They have no grand agenda, no Machiavellian designs. They’re just doing their best not to die. Sure, they’re sociopathic assholes about it, but what’s their option? Starving to death for the greater good? Fuck that. If I were in their shoes and my choice came down to metabolizing food in the only way I’m physically capable or slowly wasting away, I’d probably be down for a schoolgirl enchilada myself.

I’ll give a little tip of my hat to An for choosing a good cardian this time. It was successful in retrieving energy and bringing it back to its masters, and it’s the only occasion I can think of offhand where a cardian, once released, is returned to the deck. Right on. On the matter of the cardians… Tarot has long been a hobby of mine, and it is mildly irritating when a writer employs a theme and proceeds to fuck it up. Most of the cardians don’t actually employ any kind of Tarot imagery, so it’s nice here that this one does. It directly references The Wheel of Fortune, and the use of a lion hints at Strength. Nice work there.

And now, the man of the hour… The Moonlight Knight. I am so of two minds about this character, because I love everything he could have been and hate everything he actually is.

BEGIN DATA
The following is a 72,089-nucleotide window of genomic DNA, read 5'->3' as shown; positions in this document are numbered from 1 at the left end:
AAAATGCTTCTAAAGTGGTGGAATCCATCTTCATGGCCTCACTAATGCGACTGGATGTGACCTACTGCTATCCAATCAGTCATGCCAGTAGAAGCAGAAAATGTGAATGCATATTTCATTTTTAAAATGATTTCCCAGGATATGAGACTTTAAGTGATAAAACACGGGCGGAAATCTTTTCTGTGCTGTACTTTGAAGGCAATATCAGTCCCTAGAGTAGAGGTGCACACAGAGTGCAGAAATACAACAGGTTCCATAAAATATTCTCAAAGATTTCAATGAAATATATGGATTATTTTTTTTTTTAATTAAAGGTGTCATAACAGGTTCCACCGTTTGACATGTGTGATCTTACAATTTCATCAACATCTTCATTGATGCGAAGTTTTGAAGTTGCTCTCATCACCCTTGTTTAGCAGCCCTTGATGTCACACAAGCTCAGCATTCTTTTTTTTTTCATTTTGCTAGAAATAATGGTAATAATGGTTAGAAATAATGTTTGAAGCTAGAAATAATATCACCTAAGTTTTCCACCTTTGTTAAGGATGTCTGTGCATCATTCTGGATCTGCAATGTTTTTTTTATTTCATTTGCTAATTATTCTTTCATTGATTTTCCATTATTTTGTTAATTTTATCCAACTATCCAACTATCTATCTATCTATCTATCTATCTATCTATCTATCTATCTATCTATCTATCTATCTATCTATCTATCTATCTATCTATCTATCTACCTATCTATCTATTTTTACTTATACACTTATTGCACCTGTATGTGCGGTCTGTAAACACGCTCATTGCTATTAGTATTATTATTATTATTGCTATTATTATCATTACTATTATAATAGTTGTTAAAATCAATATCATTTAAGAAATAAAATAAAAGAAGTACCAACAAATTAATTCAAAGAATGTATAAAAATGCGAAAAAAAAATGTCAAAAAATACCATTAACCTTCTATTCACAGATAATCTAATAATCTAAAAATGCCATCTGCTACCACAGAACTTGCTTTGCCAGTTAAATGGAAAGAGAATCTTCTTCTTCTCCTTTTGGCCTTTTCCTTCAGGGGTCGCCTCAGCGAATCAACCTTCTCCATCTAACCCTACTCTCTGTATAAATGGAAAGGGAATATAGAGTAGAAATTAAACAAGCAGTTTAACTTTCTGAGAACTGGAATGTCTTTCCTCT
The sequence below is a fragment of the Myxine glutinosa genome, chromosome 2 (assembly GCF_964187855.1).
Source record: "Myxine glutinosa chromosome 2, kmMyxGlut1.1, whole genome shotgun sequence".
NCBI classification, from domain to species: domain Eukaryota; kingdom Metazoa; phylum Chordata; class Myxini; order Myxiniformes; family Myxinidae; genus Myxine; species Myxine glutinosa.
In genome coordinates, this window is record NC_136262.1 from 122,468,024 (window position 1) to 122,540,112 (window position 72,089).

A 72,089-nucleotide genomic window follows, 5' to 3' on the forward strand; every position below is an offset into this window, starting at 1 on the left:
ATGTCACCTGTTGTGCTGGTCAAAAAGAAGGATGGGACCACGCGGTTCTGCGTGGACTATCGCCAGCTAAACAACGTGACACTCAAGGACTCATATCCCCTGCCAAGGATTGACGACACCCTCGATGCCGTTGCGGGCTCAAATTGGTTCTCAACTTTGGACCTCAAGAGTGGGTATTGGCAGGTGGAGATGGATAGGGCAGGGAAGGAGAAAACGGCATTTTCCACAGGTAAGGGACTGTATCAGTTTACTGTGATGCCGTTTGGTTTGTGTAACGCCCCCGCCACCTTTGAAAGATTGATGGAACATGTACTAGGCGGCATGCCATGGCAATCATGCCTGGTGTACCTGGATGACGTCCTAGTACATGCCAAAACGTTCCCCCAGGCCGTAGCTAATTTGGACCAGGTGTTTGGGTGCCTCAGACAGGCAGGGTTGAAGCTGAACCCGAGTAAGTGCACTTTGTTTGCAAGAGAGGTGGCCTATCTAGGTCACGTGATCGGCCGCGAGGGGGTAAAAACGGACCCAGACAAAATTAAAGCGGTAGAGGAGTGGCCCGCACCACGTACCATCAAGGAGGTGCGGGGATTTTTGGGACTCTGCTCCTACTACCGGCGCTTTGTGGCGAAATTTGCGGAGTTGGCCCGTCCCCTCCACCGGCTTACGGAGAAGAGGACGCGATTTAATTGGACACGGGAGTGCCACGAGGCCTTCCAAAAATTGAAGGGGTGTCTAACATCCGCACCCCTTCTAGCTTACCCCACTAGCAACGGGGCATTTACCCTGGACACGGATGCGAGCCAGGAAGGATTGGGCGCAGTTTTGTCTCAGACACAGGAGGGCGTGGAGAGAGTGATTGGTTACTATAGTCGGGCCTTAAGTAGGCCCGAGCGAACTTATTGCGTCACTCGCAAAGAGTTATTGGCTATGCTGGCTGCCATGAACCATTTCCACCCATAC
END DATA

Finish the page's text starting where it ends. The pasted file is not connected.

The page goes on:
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One of the things that always bothered me about Mamoru as a character was his dwindling relevance over the course of the series. After Sailor Moon R, he fails to inspire any kind of excitement or interest as a romantic lead or even just a character. He’s just some generically nice, hot guy who fulfills some laundry list of qualities that supposedly make him the perfect man. Any semblance of a personality he had is gone. He has no flaws, no idiosyncrasies. He’s perfectly handsome, perfectly responsible, perfectly patient, perfectly… well, perfect. Which is to say boring.